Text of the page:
Small Hole Sheetrock Repair




Stepping out of the shower one morning, I slipped and almost broke my hip. Fortunately, I was able to grab on to the towel bar and stop my fall. The down side was that I pulled the towel bar holder cleanly off of the wall. It was a nice clean round hole directly between two studs. Some may feel that the simplest way to fix this hole would be to cut the sheetrock until you can span two studs. Here's how to fix that small hole AND make that repair stronger than the original.

The tools and materials you'll need are:
1 or 2 wood shims
3 wood screws (one for flat surfaces, two for countersink holes)
1 flat washer
screw driver
set of drill bits
sharp utility knife
wax paper

First, trim the edges of the hole to make it relatively square using a utility knife.

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Step 1:

Next, trim down your shim, using your saw, so the shim is at least 3 inches longer than the hole. If you used a full sized shim you might have enough left over to make a second piece of a similar length. If not, cut down a second shim to obtain a second piece.

Using your drill and a small bit, drill a hole through the center of both shims.

Step 2:

Take one of the wood pieces and drill out the hole in the center with a larger drill bit. Make sure that the threads of the screw for flat surfaces will be able slip through the hole, but the head will not. If it's pretty close, don't worry; that's why we have the flat washer.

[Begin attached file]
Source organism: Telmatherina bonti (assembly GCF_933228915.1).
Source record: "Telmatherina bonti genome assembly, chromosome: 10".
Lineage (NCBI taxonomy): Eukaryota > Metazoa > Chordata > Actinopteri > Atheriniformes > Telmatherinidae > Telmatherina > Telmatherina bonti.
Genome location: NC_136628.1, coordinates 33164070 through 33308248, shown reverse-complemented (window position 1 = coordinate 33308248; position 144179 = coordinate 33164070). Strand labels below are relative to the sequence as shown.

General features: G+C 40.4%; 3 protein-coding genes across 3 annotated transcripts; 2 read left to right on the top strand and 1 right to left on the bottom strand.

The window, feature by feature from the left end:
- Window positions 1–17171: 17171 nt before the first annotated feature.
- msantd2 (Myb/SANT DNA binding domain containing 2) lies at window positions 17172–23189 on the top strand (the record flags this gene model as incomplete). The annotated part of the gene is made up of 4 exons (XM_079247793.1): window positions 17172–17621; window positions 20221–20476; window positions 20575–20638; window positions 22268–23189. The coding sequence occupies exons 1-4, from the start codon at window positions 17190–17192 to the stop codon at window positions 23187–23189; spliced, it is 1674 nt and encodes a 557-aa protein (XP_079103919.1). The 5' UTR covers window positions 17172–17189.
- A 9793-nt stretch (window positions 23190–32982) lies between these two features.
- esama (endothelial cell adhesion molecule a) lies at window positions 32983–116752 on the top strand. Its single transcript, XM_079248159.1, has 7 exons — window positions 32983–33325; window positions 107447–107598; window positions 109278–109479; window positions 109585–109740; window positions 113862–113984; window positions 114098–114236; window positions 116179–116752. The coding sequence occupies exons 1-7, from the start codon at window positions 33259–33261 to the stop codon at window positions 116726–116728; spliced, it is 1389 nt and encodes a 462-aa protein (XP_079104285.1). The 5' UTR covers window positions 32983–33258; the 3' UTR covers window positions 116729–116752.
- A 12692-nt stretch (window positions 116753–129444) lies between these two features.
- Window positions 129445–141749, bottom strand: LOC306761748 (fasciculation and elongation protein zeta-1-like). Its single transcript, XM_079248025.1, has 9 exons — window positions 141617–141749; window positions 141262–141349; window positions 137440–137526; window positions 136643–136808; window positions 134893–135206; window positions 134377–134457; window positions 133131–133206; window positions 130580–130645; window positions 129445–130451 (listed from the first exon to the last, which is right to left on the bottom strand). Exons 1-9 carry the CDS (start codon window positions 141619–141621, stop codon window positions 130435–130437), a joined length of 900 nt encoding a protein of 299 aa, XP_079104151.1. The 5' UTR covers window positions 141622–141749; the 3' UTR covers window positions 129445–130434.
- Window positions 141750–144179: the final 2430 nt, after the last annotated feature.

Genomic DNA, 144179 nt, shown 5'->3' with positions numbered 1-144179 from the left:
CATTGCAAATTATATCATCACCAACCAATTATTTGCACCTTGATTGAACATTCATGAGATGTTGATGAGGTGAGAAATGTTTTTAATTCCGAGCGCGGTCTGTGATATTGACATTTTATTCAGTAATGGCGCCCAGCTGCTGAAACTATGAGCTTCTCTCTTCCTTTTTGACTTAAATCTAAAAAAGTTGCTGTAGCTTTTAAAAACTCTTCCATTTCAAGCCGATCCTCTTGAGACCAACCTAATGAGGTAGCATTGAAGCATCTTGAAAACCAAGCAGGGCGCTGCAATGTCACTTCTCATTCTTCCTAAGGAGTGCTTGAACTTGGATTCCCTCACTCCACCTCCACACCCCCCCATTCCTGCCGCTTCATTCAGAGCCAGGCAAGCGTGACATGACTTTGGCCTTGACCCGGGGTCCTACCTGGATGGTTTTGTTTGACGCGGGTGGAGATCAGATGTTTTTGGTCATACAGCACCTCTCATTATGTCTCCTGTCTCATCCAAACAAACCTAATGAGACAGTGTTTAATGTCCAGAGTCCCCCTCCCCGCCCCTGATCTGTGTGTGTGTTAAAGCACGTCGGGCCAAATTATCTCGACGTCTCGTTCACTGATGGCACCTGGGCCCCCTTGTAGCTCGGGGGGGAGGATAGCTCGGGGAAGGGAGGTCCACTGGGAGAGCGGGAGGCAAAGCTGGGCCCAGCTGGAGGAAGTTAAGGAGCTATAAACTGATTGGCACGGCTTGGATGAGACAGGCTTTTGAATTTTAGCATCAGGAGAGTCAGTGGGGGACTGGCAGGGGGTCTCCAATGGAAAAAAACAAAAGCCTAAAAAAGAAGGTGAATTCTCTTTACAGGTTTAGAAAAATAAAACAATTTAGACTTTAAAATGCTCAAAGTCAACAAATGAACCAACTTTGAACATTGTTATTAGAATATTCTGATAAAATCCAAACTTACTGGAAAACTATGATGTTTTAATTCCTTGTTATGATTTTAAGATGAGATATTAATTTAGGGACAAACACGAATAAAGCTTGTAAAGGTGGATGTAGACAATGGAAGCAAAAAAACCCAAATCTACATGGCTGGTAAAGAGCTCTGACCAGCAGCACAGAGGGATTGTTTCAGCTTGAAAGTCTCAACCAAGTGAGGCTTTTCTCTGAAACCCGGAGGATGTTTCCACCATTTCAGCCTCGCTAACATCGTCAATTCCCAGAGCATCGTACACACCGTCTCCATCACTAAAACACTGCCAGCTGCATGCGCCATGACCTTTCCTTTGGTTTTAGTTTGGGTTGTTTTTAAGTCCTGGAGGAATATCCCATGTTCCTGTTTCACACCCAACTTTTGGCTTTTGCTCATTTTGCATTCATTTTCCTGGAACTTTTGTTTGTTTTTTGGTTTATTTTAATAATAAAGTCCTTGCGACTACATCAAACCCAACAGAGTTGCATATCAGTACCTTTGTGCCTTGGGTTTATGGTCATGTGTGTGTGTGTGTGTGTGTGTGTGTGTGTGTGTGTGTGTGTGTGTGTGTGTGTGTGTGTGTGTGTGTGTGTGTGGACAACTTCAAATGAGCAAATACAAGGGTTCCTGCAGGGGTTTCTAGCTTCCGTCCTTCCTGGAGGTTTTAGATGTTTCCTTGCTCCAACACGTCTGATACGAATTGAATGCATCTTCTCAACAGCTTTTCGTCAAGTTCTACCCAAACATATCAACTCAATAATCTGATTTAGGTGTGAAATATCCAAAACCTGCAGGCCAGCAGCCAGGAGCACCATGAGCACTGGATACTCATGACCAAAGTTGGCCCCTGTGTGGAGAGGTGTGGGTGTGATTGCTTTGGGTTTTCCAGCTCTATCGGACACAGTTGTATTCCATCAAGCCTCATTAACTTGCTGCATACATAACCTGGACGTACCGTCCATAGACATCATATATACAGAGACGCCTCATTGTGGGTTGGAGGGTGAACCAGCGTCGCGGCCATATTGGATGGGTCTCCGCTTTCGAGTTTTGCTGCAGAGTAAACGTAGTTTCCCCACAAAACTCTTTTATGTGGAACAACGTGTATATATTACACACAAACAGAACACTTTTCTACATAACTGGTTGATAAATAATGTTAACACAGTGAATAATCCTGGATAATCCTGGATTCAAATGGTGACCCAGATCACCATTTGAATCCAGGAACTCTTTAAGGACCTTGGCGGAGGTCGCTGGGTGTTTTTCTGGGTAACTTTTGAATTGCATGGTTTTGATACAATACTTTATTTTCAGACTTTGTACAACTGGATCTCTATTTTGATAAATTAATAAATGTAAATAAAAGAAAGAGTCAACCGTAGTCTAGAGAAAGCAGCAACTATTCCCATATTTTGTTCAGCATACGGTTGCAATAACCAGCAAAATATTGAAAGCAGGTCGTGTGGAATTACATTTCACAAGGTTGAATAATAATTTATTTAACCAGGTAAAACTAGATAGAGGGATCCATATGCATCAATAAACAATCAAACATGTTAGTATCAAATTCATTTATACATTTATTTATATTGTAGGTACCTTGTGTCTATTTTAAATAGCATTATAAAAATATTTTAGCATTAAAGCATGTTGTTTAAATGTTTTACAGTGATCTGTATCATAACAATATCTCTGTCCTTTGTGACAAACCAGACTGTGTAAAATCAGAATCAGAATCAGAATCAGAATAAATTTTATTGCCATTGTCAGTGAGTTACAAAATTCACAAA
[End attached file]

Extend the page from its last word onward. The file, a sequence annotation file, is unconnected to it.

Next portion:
Put the flat surface screw (and flat washer if needed) through this piece of wood. Then screw the screw into the second piece of wood. You may want to drill out the hole a little in the scond piece of wood so that the threads of the screw will bite into the wood, but certainly don't make it too big where the screw will slip through. Don't screw the screw all the way down so that the two pieces of wood are locked together. You need space between the two pieces of wood.

Now, with the screw holding both pieces of wood, slip the bottom one into the hole and center it. Take the top piece of wood and turn it 90 degrees to the orientation of the piece that is inside of the wall. Screw down onto the screw until the top piece of wood rest against the wall and holds the two pieces of wood in place at the center of the hole.

Step 3:

Knowing that the piece of wood that is inside of the wall is 3 inches longer than the hole, you now have 1.5 inches of wood extending past each side of the hole. So, approximately 3/4 of an inch from the edge of the hole, drill a hole through the sheetrock and into the centerline of the wood inside of the hole.

Replace the drill bit with a bit that has a diameter a little bit large than the head of the counter sink screw. In the hole that was just drilled in the sheeet rock, enlarge the hole so that the screw head will fall below the surface of the sheetrock when screwed in to place.

Screw the screw into the hole. Not too tightly though. You don't want to split and shatter the wood.

Do the same to the other side.

Step 4:

Remove the screw in the center and take off the outside piece of wood.

You now have a relatively strong "back-plate" to support your sheetrock patch so that it doesn't fall inside of the hole.

Cut a piece sheetrock that will fit the hole. Don't wory if it doesn't fit that well; slightly loose is better.

Trim the edges and also put a bevel on the near side of the patch.